April 23, 2017

Chocolate Brazil Nut Maple Tahini Bites

Chocolate Brazil Nut Maple Tahini Bites

I talked a little about selenium on my stories this week and thought it’d be nice if I provided a few of the studies I was referencing in the written word. If you were able to follow along, you already know of selenium’s benefits for mercury toxicity, thyroid regulation, and certain cancers, particularly breast cancer for women carrying the BRCA1 gene. SEElenium the research and the recipe for these brazil nut tahini maple chocolate bites below!

  • 1/2 cup brazil nuts
  • 2 tbsp tahini (if you don’t like tahini, use a nut butter instead)
  • 2 tbsp maple syrup
  • 3 tbsp cacao powder
  • 2 tbsp almond milk
  • 1/4 tsp cinnamon
  • 1/8 tsp nutmeg
  • pinch of sea salt
  1. Place brazil nuts in food processor in food processor and pulse a few times – I like to leave a few chunks.
  2. Add in remainder of ingredients and blend until dough forms.
  3. Roll into balls – made about 8 for me.
  4. Roll in cinnamon and cacao.

The research

In terms of the BRCA1 gene, one study showed that there were fewer chromosome breaks of the BRCA1 gene (if a chromosome breaks, it’s baaaaaaad news and a sign of decay), following 1-2 months of oral selenium supplementation ( 1 ). Other studies showed that there was an overall association between Selenium and a reduction of DNA damage and oxidative stress ( 2 ). These levels then nearly paralleled those of individuals who didn’t even carry the gene ( 1 )! Selenium making everyone equal!!!!!! Oral supplementation of selenium was also seen as a positive form of chemoprevention for women who carry the mutation in the BRCA1 gene ( 1 ).

Selenium has benefits beyond cancer. It’s also binds to mercury with high affinity ( 3 ), and is great for thyroid function.  Limited or inadequate supply of both trace elements, iodine and selenium, leads to complex rearrangements of thyroid hormone metabolism enabling adaptation to unfavorable conditions ( 4 ). The optimal intake of selenium not only aids preservation of general health but also contributes substantially to the prevention of thyroid disease ( 5 ).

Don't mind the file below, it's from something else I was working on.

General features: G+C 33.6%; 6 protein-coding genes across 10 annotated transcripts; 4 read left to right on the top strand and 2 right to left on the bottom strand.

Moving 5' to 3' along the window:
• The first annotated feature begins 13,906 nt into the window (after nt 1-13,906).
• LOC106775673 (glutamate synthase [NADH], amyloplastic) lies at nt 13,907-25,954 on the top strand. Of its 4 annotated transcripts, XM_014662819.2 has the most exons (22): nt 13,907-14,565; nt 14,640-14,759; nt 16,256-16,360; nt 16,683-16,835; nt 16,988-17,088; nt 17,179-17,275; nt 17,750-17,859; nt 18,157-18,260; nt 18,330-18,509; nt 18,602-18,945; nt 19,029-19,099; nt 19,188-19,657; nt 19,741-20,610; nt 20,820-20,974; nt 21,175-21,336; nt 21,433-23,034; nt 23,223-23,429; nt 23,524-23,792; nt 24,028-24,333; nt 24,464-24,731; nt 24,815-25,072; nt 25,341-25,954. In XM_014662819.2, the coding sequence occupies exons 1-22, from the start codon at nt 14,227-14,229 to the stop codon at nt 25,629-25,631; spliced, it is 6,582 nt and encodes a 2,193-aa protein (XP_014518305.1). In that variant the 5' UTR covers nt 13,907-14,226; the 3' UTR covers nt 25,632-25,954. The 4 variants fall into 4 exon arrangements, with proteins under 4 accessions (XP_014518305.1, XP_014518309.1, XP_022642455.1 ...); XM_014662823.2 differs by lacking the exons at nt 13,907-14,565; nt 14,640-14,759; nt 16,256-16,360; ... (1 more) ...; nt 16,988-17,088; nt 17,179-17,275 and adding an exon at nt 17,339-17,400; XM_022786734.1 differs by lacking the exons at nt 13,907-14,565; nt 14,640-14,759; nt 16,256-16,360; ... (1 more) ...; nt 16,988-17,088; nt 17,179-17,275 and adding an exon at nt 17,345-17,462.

Good news! 250-300mg is recommended for benefit, which translates to just 2 or 3 brazil nuts a day!! Hooray!

food sources of selenium (in descending order):

  • brazil nuts
  • octopus / squid
  • oysters
  • sardines, canned
  • sunflower seeds
  • bacon
  • shrimp
  • tuna
  • halibut
  • pork
  • salmon
  • oats
  • eggs
  • chicken
  • whole grains
  • grass fed beef
  • mushrooms
  • spinach


( 1 ) Kowalska, E., Narod, S.A., Huzarski, T., Zajaczek, S., Huzarska, J., Gorski, B., & Lubinski, J. (2005). Increased rates of chromosome brekage in BRCA1 carriers are normalized by oral selenium supplementation. Cancer Epidemiology, Biomarkers & Prevention, 14(5), 1302-1306. doi: 10.1158/1055-9965.EPI-03-0448

( 2 ) Rayman, M.P. (2005). Selenium in cancer prevention: A review of the evidence and mechanism of action. Proceedings of the Nutrition Soceity, 64, 527-542. doi: 10.1079/PNS2005467

( 3 ) Berry, M.J. & Ralston, N.V.C. (2008). Mercury toxicity and the mitigating role of selenium. EcoHealth, 5, 456-459. doi:  10.1007/s10393-008-0204-y

( 4 ) Kohrle, J. (2005). Selenium and the control of thyroid hormone metabolism. Thyroid, 15(8), 841-853. doi: 10.1089/thy.2005.15.841

( 5 ) Duntas, L.H. (2010). Selenium and the thyroid: A close-knit connection. The Journal of Clinical Endocrinology & Metabolism, 95(12), 5180-5188. doi: 10.1210/jc.2010-0191

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